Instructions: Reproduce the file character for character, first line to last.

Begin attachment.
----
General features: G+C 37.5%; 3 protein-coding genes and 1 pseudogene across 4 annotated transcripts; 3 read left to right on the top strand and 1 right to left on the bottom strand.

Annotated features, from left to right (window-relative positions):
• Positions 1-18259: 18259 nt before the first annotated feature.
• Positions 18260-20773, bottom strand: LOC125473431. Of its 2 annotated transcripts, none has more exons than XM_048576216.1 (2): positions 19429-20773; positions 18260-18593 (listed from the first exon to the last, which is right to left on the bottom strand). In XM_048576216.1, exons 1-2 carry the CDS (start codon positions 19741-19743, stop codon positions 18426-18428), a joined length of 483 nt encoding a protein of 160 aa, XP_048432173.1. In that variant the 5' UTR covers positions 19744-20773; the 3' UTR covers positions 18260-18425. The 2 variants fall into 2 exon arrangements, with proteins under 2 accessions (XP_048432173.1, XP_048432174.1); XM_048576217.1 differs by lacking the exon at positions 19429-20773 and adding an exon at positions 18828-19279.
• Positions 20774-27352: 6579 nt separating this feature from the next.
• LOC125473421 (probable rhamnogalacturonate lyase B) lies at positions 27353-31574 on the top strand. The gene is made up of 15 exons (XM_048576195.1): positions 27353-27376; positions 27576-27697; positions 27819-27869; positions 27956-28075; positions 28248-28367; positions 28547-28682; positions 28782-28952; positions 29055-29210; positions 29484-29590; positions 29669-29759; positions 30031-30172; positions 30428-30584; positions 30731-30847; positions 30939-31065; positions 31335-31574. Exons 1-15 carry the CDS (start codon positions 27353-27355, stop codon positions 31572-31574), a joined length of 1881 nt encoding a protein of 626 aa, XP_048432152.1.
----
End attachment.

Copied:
General features: G+C 37.5%; 3 protein-coding genes and 1 pseudogene across 4 annotated transcripts; 3 read left to right on the top strand and 1 right to left on the bottom strand.

Annotated features, from left to right (window-relative positions):
• Positions 1-18259: 18259 nt before the first annotated feature.
• Positions 18260-20773, bottom strand: LOC125473431. Of its 2 annotated transcripts, none has more exons than XM_048576216.1 (2): positions 19429-20773; positions 18260-18593 (listed from the first exon to the last, which is right to left on the bottom strand). In XM_048576216.1, exons 1-2 carry the CDS (start codon positions 19741-19743, stop codon positions 18426-18428), a joined length of 483 nt encoding a protein of 160 aa, XP_048432173.1. In that variant the 5' UTR covers positions 19744-20773; the 3' UTR covers positions 18260-18425. The 2 variants fall into 2 exon arrangements, with proteins under 2 accessions (XP_048432173.1, XP_048432174.1); XM_048576217.1 differs by lacking the exon at positions 19429-20773 and adding an exon at positions 18828-19279.
• Positions 20774-27352: 6579 nt separating this feature from the next.
• LOC125473421 (probable rhamnogalacturonate lyase B) lies at positions 27353-31574 on the top strand. The gene is made up of 15 exons (XM_048576195.1): positions 27353-27376; positions 27576-27697; positions 27819-27869; positions 27956-28075; positions 28248-28367; positions 28547-28682; positions 28782-28952; positions 29055-29210; positions 29484-29590; positions 29669-29759; positions 30031-30172; positions 30428-30584; positions 30731-30847; positions 30939-31065; positions 31335-31574. Exons 1-15 carry the CDS (start codon positions 27353-27355, stop codon positions 31572-31574), a joined length of 1881 nt encoding a protein of 626 aa, XP_048432152.1.